Emerson Combat Systems

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Emerson Combat Systems
Emerson Combat Systems
Country of originUnited States U.S.
CreatorErnest R Emerson
ParenthoodJeet Kune Do, Boxing, Brazilian Jujitsu, & Escrima

Emerson Combat Systems is a form of modern combatives designed by Ernest Emerson. The system is based on Emerson's accumulated 35 years of study of martial arts and combat and incorporates empty hand training as well as use of weapons from knives and sticks to rifles and pistols. This system is taught to military, law enforcement, and civilians.[1]


Emerson Combat Systems was developed as one of numerous eclectic martial systems that arose in the 1980s. Rather than teach individual philosophies and parameters of different fighting styles that he studied such as Jeet Kune Do, Kyokushin, Shotokan, Brazilian Jujitsu, Boxing, and Escrima; Emerson took elements that he thought were useful from those arts and presented them as part of a system.[1][2]


An important component of Emerson Combat Systems is developing what Emerson calls "the combat mindset". Emerson's courses feature guest speakers from various walks of life such as active and former members of the US Military, former teachers of his such as Richard Bustillo, and authorities on legal aspects such as attorneys and judges. These speakers go into greater depth on the realities of the use of deadly force.[3]

The techniques taught are based on two factors: the human body's physiological response to stress and its reduction to the use of gross motor skills. According to Emerson, the techniques are based upon the physical and instinctual laws that govern the survival instincts and physical function of a human being.[4] For example, when unarmed and attacked with a knife or a stick, the student will drive forward into the attacker's zone, using the outer edges of the arms to protect the body and force the attacker off balance to where the student can gain an advantage.[3]

This system is characterized by training "realistically": protective equipment is worn, and students wear street clothing as opposed to uniforms. Weapon transition skills are taught in advanced classes, including drills where a primary weapon might fail and the student falls back to a secondary weapon. There is a strong emphasis placed on overall physical fitness.[5] Emerson maintains he does not teach a "martial art" encumbered by ritual or sporting aspects but a combatives system where the goal is more than simple self-defense.[4][6]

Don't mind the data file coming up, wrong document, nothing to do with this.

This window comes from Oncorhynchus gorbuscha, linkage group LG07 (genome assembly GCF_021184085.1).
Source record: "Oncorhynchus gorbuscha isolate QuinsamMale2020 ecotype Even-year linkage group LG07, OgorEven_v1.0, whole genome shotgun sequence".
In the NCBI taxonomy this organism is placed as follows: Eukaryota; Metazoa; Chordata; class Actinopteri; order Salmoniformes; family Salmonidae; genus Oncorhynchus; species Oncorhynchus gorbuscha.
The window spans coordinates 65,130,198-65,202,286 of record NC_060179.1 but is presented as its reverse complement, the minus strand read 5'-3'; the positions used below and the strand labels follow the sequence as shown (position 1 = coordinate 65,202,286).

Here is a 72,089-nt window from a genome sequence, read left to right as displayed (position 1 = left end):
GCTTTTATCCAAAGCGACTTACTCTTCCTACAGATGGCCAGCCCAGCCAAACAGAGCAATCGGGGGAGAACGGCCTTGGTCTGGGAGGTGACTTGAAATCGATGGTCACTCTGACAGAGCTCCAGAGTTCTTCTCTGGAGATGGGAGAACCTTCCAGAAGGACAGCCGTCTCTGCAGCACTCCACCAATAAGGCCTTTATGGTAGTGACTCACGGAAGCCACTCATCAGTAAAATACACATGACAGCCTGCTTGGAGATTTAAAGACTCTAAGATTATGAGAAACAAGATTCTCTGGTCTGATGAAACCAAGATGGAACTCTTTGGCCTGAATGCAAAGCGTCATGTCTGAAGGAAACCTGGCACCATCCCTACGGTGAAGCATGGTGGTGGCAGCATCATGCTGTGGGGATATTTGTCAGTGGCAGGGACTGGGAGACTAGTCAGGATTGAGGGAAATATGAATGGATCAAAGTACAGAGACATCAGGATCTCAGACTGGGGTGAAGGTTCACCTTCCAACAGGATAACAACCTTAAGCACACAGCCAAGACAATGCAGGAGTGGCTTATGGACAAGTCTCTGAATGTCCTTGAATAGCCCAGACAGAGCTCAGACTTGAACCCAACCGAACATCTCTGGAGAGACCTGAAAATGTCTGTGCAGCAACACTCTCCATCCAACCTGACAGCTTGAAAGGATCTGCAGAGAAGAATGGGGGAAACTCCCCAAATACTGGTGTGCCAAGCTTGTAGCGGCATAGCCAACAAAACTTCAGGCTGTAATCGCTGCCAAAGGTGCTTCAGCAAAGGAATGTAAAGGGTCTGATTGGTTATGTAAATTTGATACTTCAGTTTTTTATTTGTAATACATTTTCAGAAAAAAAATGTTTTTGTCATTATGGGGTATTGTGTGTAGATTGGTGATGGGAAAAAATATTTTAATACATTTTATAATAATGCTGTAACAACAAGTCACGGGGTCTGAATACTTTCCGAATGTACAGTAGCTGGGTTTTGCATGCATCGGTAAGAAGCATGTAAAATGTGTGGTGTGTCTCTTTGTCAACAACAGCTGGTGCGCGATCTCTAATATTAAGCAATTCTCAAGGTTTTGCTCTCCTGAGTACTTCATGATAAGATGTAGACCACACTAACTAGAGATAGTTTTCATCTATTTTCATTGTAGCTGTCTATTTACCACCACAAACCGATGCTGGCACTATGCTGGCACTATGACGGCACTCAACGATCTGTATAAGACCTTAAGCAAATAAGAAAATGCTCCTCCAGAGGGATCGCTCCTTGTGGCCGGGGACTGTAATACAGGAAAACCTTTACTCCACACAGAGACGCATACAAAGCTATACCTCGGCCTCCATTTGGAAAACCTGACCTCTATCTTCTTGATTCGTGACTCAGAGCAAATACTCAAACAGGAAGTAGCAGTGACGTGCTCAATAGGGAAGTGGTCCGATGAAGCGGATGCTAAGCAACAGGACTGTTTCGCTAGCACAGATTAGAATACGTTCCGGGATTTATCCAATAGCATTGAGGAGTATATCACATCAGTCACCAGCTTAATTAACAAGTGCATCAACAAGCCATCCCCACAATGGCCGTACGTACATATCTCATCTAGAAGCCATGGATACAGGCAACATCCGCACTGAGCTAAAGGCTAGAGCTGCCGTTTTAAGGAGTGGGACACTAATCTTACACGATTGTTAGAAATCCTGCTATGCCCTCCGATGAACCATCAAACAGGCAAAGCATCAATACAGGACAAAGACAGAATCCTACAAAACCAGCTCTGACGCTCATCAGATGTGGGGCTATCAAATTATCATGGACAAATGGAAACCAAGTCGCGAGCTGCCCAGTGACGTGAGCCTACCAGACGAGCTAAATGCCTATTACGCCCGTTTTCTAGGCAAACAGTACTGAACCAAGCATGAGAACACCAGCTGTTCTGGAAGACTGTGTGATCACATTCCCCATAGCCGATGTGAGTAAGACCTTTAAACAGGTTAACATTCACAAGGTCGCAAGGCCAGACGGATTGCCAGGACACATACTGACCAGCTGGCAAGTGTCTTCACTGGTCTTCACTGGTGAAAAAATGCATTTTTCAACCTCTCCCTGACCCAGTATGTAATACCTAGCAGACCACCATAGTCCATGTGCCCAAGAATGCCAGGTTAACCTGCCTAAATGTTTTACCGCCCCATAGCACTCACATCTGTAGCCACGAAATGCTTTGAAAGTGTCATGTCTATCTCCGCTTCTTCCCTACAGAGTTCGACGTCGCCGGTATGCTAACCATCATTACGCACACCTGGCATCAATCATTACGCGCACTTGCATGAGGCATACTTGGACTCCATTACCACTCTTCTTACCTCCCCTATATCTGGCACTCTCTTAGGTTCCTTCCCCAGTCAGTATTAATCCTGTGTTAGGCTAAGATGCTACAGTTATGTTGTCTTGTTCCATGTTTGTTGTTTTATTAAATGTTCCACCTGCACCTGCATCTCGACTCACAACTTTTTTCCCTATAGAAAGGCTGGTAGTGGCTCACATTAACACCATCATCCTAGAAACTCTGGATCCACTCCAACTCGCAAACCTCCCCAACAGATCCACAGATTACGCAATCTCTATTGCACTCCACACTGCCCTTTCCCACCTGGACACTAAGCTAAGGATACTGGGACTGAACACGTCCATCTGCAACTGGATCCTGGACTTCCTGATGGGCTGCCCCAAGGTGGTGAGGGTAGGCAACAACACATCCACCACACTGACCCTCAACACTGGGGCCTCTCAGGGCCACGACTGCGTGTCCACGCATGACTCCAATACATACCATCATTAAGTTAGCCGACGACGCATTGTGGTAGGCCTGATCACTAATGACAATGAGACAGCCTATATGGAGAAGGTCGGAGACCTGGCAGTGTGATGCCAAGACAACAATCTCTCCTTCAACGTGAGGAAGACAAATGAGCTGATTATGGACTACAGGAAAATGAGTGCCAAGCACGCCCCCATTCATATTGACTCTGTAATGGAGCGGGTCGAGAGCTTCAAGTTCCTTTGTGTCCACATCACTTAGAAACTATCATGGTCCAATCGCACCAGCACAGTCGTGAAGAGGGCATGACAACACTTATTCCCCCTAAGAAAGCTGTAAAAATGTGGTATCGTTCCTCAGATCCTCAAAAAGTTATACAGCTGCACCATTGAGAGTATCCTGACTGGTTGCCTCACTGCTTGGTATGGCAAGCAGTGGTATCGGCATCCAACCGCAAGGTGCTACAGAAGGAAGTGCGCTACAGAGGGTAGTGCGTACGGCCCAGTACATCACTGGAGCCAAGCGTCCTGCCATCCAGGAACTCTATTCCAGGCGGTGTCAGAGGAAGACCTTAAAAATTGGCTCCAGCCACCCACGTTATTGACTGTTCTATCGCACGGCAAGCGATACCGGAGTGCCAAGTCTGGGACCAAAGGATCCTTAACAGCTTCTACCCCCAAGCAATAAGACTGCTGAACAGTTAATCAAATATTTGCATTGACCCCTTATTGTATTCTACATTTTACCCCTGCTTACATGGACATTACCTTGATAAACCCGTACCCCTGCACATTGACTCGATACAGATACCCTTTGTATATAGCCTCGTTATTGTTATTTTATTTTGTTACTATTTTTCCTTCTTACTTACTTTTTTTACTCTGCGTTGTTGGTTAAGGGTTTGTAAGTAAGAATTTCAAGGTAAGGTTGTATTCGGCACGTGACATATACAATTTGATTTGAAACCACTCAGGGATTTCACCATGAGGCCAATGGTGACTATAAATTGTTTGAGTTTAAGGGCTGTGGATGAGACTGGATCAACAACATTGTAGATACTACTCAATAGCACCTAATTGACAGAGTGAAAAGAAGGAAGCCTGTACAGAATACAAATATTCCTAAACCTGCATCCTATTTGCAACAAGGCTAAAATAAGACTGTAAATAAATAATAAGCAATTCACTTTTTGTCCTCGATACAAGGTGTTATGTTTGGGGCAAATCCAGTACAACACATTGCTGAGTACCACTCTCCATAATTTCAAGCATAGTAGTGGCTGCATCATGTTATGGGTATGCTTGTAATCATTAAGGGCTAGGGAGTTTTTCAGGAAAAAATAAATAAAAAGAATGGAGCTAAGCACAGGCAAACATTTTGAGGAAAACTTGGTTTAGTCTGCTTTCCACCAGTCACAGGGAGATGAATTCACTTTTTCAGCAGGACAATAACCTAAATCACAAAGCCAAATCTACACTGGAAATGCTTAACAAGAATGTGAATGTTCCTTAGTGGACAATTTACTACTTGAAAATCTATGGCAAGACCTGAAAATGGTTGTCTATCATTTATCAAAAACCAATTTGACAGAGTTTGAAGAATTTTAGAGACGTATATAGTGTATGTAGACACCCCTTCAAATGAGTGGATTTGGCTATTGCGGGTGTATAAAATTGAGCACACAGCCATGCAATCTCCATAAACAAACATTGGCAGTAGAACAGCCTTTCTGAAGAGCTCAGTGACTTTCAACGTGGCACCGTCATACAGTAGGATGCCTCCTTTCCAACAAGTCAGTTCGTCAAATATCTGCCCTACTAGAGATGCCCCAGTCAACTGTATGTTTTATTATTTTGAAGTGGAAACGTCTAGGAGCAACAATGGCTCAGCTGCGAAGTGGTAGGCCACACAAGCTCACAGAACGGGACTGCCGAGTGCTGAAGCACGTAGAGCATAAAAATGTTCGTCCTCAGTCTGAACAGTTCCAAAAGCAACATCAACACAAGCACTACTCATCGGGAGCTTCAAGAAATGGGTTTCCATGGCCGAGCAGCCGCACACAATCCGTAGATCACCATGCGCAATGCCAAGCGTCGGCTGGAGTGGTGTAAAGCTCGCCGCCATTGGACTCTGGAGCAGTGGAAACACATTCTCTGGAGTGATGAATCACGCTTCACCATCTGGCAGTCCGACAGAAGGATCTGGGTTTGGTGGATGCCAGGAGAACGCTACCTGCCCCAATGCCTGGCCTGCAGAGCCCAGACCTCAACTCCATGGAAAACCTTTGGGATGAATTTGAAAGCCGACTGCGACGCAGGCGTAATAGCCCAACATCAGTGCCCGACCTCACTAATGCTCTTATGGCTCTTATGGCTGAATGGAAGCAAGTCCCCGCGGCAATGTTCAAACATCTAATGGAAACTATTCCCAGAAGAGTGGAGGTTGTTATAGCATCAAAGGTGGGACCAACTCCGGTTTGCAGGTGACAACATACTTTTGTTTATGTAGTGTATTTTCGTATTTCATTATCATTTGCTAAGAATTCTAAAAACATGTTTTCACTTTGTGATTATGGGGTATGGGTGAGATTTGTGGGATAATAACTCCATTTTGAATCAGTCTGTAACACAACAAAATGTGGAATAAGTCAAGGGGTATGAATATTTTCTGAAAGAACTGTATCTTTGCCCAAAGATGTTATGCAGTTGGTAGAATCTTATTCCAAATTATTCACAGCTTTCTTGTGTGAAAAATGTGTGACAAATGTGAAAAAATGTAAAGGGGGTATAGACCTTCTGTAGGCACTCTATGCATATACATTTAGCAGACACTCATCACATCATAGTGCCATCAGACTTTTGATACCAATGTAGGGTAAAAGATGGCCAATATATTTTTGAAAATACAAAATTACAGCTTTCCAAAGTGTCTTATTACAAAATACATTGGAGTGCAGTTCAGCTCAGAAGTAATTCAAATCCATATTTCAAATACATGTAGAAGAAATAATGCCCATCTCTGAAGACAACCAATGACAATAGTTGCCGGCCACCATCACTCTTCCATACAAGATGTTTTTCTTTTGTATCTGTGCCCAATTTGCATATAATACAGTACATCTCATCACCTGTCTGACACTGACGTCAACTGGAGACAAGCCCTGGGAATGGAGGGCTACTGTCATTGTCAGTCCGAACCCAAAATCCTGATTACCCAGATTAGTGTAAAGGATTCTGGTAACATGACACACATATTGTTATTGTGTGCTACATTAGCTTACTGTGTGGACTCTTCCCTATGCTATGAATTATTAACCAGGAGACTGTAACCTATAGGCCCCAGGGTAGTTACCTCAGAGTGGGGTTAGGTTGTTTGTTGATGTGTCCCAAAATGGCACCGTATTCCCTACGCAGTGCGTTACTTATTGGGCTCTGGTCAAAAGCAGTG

Emerson's presumption is to treat all attackers as if they are armed. He breaks down attackers into three such as sociopaths, opportunistic predators, mentally disturbed, etc.[1]


Emerson demonstrates an elbow strike in training

A course in the Emerson Combat Systems begins with various boxing drills. The student will hit a heavy bag while constantly moving for 5 minutes. The goal is to completely exhaust the body of oxygen. At the 5-minute mark, the student hits the heavy bag more aggressively without stopping; the body, depleted of oxygen, works off of adrenaline. From there, the student will perform a similar drill on an MMA dummy or a heavy bag lying on the ground, followed by picking up and slamming the dummy or heavy bag repeatedly for 5 minutes in various jiujitsu throws.[3]

The coursework contains sparring, both armed and unarmed, with various partners to give the student exposure to opponents of various skill and strength levels.[6]

New York Times bestselling author David Morrell underwent training in Emerson Combat Systems as research for several of his books about Special Operations and close quarters combat. The author claims Emerson is "the best manufacturer of tactical knives" as well as a "top level blade instructor for elite military and law-enforcement units".[7] In an interview, Morrell indicated that he injured his collarbone during the training.Emerson has had also trained, not personally, smaller Military Personnel to include a fairly unknown artist of Southern Mississippi, Bobby Gladney,whom was serving in the US Army during O.E.F/O.I.F 2003. Gladney stated that the combat system was definitely not easy yet applied to his previous practitions, it brought forth a direct approach while engaging threats. [8]

Training videos[edit]

  • Emerson Combat Systems-Unconventional Edged Weapons Combat I-V DVD
  • Ernest Emerson Complete Combat Karambit Knife DVD


  1. ^ a b c Venter, Al J. (2007). Cops: Cheating Death: How One Man (So Far) Saved the Lives of Three Thousand Americans. Lyons Press. p. 234. ISBN 978-1-59921-107-7.
  2. ^ Waterman, Steve (1997). "Brown Water to Silver Screen: Story & Photos". Soldier of Fortune Magazine. 20 (7): 54–57, 67–69.
  3. ^ a b c Searson, Mike (2011). "HAND TO HAND, TOE TO TOE:Emerson Knives Extreme Close Quarters Combat Course". SWAT Magazine. 12 (2).
  4. ^ a b Emerson, Ernest R. (2006). "Combatives is not an Art". Journal of Modern Combatives. 1 (2): 11–12, 27.
  5. ^ Emerson, Ernest R. "Old World Skills Keep Today's Soldiers Alive". Tactical Gear Annual. Gun Digest (Summer 2005): 12–20.
  6. ^ a b Emerson, Ernest R. (1999). "Three Rules to Save Your Life". Inside Kung Fu Magazine. 30 (10): 45–47.
  7. ^ Morrell, David The Protector (2003), p. viii.
  8. ^ "The Protection Business: David Morrell talks to Ali Karim". Shots : The Crime and Mystery Ezine. Archived from the original on 2012-03-31. Retrieved 2011-08-31.

External links[edit]